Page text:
I have acquired and read Animal Spirits now as with others I am about to test some hypotheses about the systematic causes of the asset booms and busts that are such a large part of the financial crises of capitalism. Akerlof and Shiller also acknowledge the strong positive animal spirits that produced the share boom in the 1920s USA, and the subsequent share bust, which they attribute to a dramatic shift of mood. They apply the same logic to Japan's asset boom in the 1980s and subsequent asset bust and again in the USA in the 1990s and beyond. These are three of the four dramatic 'aberrant episodes' identified in this author's article (with Elizabeth Prior Jonson and Ka Mun Ho) 'Monetary Policy and Asset inflation', still being reviewed in the USA.
The episodes are aberrant because boom and bust seem not to be related in any obvious or consistent way to changes in the stance of monetary policy. Akerlof and Shiller, if they noticed this statement, might reply that it strengthens (certainly does not refute) their hypothesis that it is changes in animal spirits that changes the trend of asset prices. Crucially, of course, their hypothesis needs testing, which ideally requires a measure of animal spirits, or an hypothesis about what causes animal spirits to vary.
The best attempt I have seen is Geoffrey Blainey's The Great Seesaw, A New View of the Western World 1750 - 2000, first published in 1988, curiously not referenced by Akerlof and Shiller. Blainey writes toward the end of his stimulating book: 'The factors which are capable of promoting oscillations in mood are more powerful and varied than ever before. The seesaw itself is more sensitive to slight pressures. These extreme swings of the seesaw come not only from war and peace, economic depressions and prosperity, the finding or depleting of new natural resources, inventions and pollution, but also from less tangible and more subjective factors operating in free societies'. (p 304). This passage goes on to list among more subjective factors the decline of Christianity, an 'increasing narrowing of human experience', 'the cobwebbed complexity of western civilisation', and what Blainey calls 'the cycle of expectations'.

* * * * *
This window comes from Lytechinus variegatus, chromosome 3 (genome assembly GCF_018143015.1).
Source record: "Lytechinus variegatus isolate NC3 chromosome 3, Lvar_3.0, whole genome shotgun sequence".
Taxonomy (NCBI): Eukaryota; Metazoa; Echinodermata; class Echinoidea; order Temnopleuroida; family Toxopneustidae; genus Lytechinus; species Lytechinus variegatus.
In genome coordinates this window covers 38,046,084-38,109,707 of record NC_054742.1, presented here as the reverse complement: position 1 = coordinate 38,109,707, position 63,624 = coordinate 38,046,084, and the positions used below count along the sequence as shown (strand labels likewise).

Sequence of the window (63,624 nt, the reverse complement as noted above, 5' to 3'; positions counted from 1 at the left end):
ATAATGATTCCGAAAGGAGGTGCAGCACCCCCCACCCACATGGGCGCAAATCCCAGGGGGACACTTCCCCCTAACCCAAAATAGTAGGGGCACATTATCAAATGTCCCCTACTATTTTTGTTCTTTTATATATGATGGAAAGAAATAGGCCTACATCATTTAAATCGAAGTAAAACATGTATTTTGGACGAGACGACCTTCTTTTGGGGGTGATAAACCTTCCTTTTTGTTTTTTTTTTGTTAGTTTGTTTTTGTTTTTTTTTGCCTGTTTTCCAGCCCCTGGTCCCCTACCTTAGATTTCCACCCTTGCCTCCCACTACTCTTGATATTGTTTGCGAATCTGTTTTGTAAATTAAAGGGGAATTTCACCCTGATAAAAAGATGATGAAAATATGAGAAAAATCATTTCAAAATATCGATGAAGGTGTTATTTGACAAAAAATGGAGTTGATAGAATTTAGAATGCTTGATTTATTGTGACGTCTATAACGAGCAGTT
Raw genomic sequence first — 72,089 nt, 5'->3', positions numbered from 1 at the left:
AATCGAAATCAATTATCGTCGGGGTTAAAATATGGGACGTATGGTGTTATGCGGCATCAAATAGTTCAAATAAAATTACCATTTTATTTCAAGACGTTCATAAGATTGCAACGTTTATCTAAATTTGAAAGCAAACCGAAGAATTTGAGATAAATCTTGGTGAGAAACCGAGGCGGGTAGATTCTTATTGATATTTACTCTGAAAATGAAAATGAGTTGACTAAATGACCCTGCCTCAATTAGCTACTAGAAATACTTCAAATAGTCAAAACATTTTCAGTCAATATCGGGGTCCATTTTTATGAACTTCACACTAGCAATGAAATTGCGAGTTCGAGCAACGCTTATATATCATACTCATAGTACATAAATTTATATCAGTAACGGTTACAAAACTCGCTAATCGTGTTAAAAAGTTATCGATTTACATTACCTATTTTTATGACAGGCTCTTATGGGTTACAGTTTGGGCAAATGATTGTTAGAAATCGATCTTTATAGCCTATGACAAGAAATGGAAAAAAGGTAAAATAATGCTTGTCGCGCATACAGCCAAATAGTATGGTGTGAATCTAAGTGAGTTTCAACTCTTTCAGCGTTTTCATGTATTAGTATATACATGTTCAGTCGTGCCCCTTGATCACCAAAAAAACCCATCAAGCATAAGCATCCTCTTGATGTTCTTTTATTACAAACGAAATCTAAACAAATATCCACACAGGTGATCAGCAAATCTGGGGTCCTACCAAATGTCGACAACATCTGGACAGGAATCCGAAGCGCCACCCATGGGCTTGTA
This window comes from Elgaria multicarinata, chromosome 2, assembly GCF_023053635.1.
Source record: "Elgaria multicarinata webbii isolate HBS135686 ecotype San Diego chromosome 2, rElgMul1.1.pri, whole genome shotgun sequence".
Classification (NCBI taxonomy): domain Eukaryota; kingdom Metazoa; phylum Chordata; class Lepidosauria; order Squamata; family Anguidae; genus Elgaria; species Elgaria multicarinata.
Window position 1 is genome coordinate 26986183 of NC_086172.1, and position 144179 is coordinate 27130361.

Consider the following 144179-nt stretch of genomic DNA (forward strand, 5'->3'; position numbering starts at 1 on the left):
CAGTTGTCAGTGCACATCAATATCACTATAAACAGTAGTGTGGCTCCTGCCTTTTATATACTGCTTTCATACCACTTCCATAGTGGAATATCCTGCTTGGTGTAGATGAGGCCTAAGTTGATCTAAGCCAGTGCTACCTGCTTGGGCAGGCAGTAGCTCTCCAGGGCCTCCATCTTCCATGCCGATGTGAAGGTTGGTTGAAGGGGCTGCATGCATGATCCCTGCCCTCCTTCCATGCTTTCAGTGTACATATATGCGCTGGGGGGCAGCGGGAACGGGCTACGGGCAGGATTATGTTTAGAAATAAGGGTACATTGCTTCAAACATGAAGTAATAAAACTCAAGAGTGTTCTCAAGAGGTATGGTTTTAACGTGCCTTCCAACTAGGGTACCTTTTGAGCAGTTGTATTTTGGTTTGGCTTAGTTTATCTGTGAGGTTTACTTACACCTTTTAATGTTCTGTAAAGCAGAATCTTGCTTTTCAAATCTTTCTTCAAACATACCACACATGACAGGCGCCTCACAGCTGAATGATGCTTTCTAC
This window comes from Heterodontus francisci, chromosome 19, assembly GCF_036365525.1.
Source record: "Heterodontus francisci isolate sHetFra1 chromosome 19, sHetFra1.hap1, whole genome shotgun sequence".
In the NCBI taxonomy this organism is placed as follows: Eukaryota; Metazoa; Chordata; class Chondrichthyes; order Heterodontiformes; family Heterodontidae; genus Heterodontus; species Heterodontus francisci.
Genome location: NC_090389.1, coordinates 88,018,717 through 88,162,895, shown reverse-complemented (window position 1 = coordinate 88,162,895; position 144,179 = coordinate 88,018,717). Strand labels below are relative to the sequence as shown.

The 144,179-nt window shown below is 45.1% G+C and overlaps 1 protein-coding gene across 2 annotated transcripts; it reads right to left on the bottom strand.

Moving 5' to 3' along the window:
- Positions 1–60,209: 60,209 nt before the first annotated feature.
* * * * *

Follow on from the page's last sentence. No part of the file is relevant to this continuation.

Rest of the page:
Akerlof and Shiller, in the 'Preface to the Paperback Edition', writing in late 2009, say: 'Animal spirits are more than just confidence as measured by confidence indicators. We argue that declining animal spirits are the principal reason for the recent severe economic crisis'. (P vii). News media do not speculate about the roots of behaviour, but largely report changes in measurable economic facts such as share prices and retail sales. 'The reasons the leading indicators have improved remain mysterous'.
'There seems ... to be an unseen force propelling the economy, driving it to periodic booms and busts'. This view is not new. The Nobel laureates quote Baghot, in his 1873 book Lombard Street.
'Most people who begin to think of the subject are puzzled: Why should there be any great tides of industry, with large diffused profit by way of flow, and large diffused want of profit by way of ebb? The main answer is hardly given in our common books of political economy'. (Quoted by Akerlof and Shiller, Pp vii and viii).
The tentative recovery beginning in late 2009 'defies the analysis' of the many economists who build and use econometric models. Is also 'defies the analysis of those economists of the "real business cycle" persuasion, who are in the habit of thinking that all economic fluctuations are ultimately driven by exogenous changes in "technology" and "productivity", but cannot point to a descriptopn of the cause of such a change right now'. It also defies the work of people who seek to extract patterns from time series of data. (P viii). Clearly forming hypotheses to embed in minimal but largely complete econometric models - which is our plan - will be quite a challenge.